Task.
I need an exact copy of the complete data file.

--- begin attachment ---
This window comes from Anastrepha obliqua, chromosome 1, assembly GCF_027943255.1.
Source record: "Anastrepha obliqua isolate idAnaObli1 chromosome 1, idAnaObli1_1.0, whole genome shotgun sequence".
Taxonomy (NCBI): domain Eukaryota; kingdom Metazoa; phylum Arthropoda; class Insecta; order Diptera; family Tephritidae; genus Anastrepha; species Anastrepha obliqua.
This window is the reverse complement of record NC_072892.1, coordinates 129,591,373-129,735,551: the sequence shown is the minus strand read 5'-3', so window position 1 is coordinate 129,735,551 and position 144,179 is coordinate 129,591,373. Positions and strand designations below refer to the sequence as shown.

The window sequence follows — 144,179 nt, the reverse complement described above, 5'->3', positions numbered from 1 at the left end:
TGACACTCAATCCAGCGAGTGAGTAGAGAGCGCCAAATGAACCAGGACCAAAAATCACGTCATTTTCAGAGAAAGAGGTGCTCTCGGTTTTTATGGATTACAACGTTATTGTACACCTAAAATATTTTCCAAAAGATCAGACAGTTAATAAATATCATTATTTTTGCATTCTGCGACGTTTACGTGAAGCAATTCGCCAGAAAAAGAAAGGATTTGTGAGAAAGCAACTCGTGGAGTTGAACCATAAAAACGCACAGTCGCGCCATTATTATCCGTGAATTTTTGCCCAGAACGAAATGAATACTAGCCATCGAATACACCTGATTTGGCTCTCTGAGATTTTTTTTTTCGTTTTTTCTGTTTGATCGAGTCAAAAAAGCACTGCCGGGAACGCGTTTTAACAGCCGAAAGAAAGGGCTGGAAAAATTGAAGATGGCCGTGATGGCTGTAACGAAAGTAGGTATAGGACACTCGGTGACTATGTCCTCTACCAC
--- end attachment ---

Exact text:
This window comes from Anastrepha obliqua, chromosome 1, assembly GCF_027943255.1.
Source record: "Anastrepha obliqua isolate idAnaObli1 chromosome 1, idAnaObli1_1.0, whole genome shotgun sequence".
Taxonomy (NCBI): domain Eukaryota; kingdom Metazoa; phylum Arthropoda; class Insecta; order Diptera; family Tephritidae; genus Anastrepha; species Anastrepha obliqua.
This window is the reverse complement of record NC_072892.1, coordinates 129,591,373-129,735,551: the sequence shown is the minus strand read 5'-3', so window position 1 is coordinate 129,735,551 and position 144,179 is coordinate 129,591,373. Positions and strand designations below refer to the sequence as shown.

The window sequence follows — 144,179 nt, the reverse complement described above, 5'->3', positions numbered from 1 at the left end:
TGACACTCAATCCAGCGAGTGAGTAGAGAGCGCCAAATGAACCAGGACCAAAAATCACGTCATTTTCAGAGAAAGAGGTGCTCTCGGTTTTTATGGATTACAACGTTATTGTACACCTAAAATATTTTCCAAAAGATCAGACAGTTAATAAATATCATTATTTTTGCATTCTGCGACGTTTACGTGAAGCAATTCGCCAGAAAAAGAAAGGATTTGTGAGAAAGCAACTCGTGGAGTTGAACCATAAAAACGCACAGTCGCGCCATTATTATCCGTGAATTTTTGCCCAGAACGAAATGAATACTAGCCATCGAATACACCTGATTTGGCTCTCTGAGATTTTTTTTTTCGTTTTTTCTGTTTGATCGAGTCAAAAAAGCACTGCCGGGAACGCGTTTTAACAGCCGAAAGAAAGGGCTGGAAAAATTGAAGATGGCCGTGATGGCTGTAACGAAAGTAGGTATAGGACACTCGGTGACTATGTCCTCTACCAC